It should now be apparent that a unique retractable hook fish lure has been provided which is rapid acting, includes a minimum number of parts and avoids articulated linkage subject to corrosion and collection of debris. Biasing means illustrated as hair pin spring 28 extends between and directly engages lever 32 and fishhook 30 to urge the fishhook and the lever outward through slots 14 and 12, respectively. A catch in the form of lateral offset 55 is in direct releasable engagement with a keeper shown as shoulder 57 on lever 32. When the pivotally mounted lever 32 is depressed the catch is released from the keeper allowing the biasing means to effect rapid ejection of the fish hook from a concealed position within the hollow body 10 to an exposed position.
In use a force is applied to the shank 54 of the fishhook 30 to depress the hook element 30 into the hollow body 10 until the offset 30 engages the shoulder 42 whereupon the hook is latched within the hollow body. In this state the lure can be safely stored or tied to a fish line for use. When the line and lure are dropped into the water at the fishing site, the lure can be moved about without gathering seaweed or other debris. If a fish strikes it will depress the exposed lever 32 thereby releasing the hook in the mouth of the fish.
A certain specific embodiment of the invention has been shown and described for the purpose of illustration but it will be apparent that various modifications and other embodiments are possible within the scope of the invention. For example, in accordance with the broader aspects of the invention the hollow body may take any suitable shape or form attractive to game fish; other and different forms of direct engaging latches or biasing means may be employed. It is to be understood, therefore, that the invention is not limited to the specific arrangement shown but inits broadest aspects it includes all equivalent embodiments and modificatins which come within the scope of the invention.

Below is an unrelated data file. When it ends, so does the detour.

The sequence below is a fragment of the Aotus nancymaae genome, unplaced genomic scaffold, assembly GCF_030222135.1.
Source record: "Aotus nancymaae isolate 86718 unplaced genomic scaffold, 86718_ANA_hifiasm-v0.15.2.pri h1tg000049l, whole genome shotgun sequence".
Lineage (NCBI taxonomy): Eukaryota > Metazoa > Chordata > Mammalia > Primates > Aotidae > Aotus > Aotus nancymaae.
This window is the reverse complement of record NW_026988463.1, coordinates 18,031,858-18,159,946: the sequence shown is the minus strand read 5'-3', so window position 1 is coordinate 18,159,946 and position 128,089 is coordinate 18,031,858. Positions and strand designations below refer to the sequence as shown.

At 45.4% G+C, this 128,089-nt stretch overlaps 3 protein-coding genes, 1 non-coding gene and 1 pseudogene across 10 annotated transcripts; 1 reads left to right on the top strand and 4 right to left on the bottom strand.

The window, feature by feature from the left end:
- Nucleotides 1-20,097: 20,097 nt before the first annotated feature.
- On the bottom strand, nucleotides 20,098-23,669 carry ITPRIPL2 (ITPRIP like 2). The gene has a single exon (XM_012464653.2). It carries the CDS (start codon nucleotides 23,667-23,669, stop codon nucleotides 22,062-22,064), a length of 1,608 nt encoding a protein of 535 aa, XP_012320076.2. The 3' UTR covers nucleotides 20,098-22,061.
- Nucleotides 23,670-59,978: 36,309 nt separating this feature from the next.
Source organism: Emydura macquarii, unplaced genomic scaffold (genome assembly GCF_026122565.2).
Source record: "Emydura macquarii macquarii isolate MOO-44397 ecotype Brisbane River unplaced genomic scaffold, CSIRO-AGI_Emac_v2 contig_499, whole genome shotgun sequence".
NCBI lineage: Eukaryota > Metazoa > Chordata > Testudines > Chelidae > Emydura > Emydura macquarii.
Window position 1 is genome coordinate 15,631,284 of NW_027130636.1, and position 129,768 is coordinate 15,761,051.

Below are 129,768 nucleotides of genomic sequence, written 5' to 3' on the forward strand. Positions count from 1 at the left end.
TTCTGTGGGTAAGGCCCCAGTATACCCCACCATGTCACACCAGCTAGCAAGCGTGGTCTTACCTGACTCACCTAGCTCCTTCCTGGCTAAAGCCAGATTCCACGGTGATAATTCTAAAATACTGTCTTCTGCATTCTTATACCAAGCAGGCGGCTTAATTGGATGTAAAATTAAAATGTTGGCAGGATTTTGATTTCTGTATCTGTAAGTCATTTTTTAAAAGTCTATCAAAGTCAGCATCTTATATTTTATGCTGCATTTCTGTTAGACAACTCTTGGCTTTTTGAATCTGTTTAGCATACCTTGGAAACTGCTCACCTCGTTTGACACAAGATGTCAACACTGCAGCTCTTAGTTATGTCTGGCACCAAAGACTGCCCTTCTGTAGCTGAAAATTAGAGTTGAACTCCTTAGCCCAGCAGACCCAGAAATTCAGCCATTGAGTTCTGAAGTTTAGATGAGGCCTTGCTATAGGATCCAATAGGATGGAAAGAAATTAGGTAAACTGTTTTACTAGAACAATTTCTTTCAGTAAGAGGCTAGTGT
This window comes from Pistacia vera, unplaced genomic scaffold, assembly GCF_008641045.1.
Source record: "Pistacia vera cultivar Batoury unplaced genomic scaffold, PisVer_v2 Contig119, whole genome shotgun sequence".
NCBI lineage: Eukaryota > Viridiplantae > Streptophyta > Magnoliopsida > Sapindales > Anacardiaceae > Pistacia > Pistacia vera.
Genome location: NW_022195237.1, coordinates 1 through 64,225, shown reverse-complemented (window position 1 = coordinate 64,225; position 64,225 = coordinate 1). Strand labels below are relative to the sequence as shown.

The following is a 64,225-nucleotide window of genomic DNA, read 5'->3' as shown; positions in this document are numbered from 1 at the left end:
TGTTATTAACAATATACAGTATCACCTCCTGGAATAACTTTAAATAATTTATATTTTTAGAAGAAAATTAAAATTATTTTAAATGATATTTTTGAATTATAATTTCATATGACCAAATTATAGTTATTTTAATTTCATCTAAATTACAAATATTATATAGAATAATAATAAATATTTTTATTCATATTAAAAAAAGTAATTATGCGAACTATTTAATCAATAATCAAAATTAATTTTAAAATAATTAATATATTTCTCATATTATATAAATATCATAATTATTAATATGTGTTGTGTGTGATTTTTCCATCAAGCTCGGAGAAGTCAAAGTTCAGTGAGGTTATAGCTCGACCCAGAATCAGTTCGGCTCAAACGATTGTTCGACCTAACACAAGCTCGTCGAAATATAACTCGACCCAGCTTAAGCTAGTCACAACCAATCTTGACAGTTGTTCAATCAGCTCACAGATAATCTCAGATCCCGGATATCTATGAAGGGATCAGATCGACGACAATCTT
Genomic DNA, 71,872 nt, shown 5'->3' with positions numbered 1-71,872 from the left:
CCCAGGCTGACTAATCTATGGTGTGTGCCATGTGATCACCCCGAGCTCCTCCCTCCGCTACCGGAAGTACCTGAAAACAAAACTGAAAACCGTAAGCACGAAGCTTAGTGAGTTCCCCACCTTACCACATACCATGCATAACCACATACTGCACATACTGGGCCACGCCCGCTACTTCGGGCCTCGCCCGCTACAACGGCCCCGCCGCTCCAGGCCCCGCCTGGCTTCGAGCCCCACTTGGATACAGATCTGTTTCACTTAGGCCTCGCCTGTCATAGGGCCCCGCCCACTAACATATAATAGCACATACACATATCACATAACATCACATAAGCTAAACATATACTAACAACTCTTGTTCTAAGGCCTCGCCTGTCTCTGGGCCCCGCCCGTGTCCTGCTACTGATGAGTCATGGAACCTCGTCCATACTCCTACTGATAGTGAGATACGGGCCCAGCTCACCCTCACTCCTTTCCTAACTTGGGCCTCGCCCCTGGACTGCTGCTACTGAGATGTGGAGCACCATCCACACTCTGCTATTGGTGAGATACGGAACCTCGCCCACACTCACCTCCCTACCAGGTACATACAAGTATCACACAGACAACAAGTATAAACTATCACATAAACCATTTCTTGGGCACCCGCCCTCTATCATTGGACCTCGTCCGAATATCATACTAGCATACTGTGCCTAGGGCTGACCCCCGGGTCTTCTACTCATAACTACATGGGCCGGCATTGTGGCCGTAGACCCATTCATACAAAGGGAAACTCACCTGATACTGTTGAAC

|Cited Patent||Filing date||Publication date||Applicant||Title|
|US1697120 *||Aug 31, 1927||Jan 1, 1929||Lee Johns||Artificial bait|
|US2079509 *||Dec 3, 1935||May 4, 1937||Kettring Chauncey B||Combination fishing lure|
|US2326620 *||Mar 28, 1941||Aug 10, 1943||John W Baker||Automatic fishhook lure|
|US2729013 *||Jan 14, 1954||Jan 3, 1956||Chandler Albert E||Artificial fishing bait|
|US3018582 *||Feb 25, 1960||Jan 30, 1962||Anderson Martin T||Fishing lure|
|US3646699 *||Feb 27, 1970||Mar 7, 1972||Zeman Jack R||Artificial fish lure|
|Citing Patent||Filing date||Publication date||Applicant||Title|
|US4827656 *||Jul 2, 1987||May 9, 1989||Masaaki Ohnishi||Lure plug|
|US5628138 *||Apr 10, 1996||May 13, 1997||Murray, Jr.; John H.||Weedless fishing lure|
|US5809685 *||Aug 15, 1996||Sep 22, 1998||Mauldin; Ben H.||Fish actuated hooking device|
|US6862836 *||Jul 2, 2002||Mar 8, 2005||Barry L. Ridings||Fishing lure with automatically retracting hook|
|US6931783||Nov 19, 2003||Aug 23, 2005||Sammy Marston Faulkner||Fishing lure with concealed hook|
|US6941695||Mar 4, 2003||Sep 13, 2005||Kenneth Minegar||Fishing lure assembly having concealed retractable hooks|
|US7698852 *||Dec 29, 2006||Apr 20, 2010||Slick Fish Lure, Inc.||Fishing lure|
|US8371060||Jul 8, 2010||Feb 12, 2013||Jimmy D. Odem||Concealed hook fish lure|
|US9516870 *||Nov 18, 2015||Dec 13, 2016||Larry GOOSEY||Fishing lure having an inertially-activated pivotable hook system|
|US20050118942 *||Dec 12, 2003||Jun 2, 2005||Katsumi Sugai||Coin/token dispenser|
|US20070101634 *||Nov 7, 2005||May 10, 2007||Clapp Thomas W||Fishing lure assembly|
|US20090288330 *||May 22, 2008||Nov 26, 2009||Finley James N||Artificial fishing lure with mechanical hook assembly|
|US20100058644 *||Sep 11, 2008||Mar 11, 2010||Wulf Elmer B||Fishing lure|
|US20130247446 *||Mar 25, 2013||Sep 26, 2013||Ivo Coia||Fishing lure|
|WO2000051425A1 *||Feb 18, 2000||Sep 8, 2000||Roger Norenberg||Fishing lure|
|International Classification||A01K85/16, A01K85/02|
|Cooperative Classification||A01K85/16, A01K85/02|
|European Classification||A01K85/16, A01K85/02|
|Aug 8, 1989||REMI||Maintenance fee reminder mailed|
|Dec 26, 1989||FPAY||Fee payment|
Year of fee payment: 4
|Dec 26, 1989||SULP||Surcharge for late payment|
|Aug 10, 1993||REMI||Maintenance fee reminder mailed|
|Jan 9, 1994||LAPS||Lapse for failure to pay maintenance fees|
|Mar 22, 1994||FP||Expired due to failure to pay maintenance fee|
Effective date: 19940109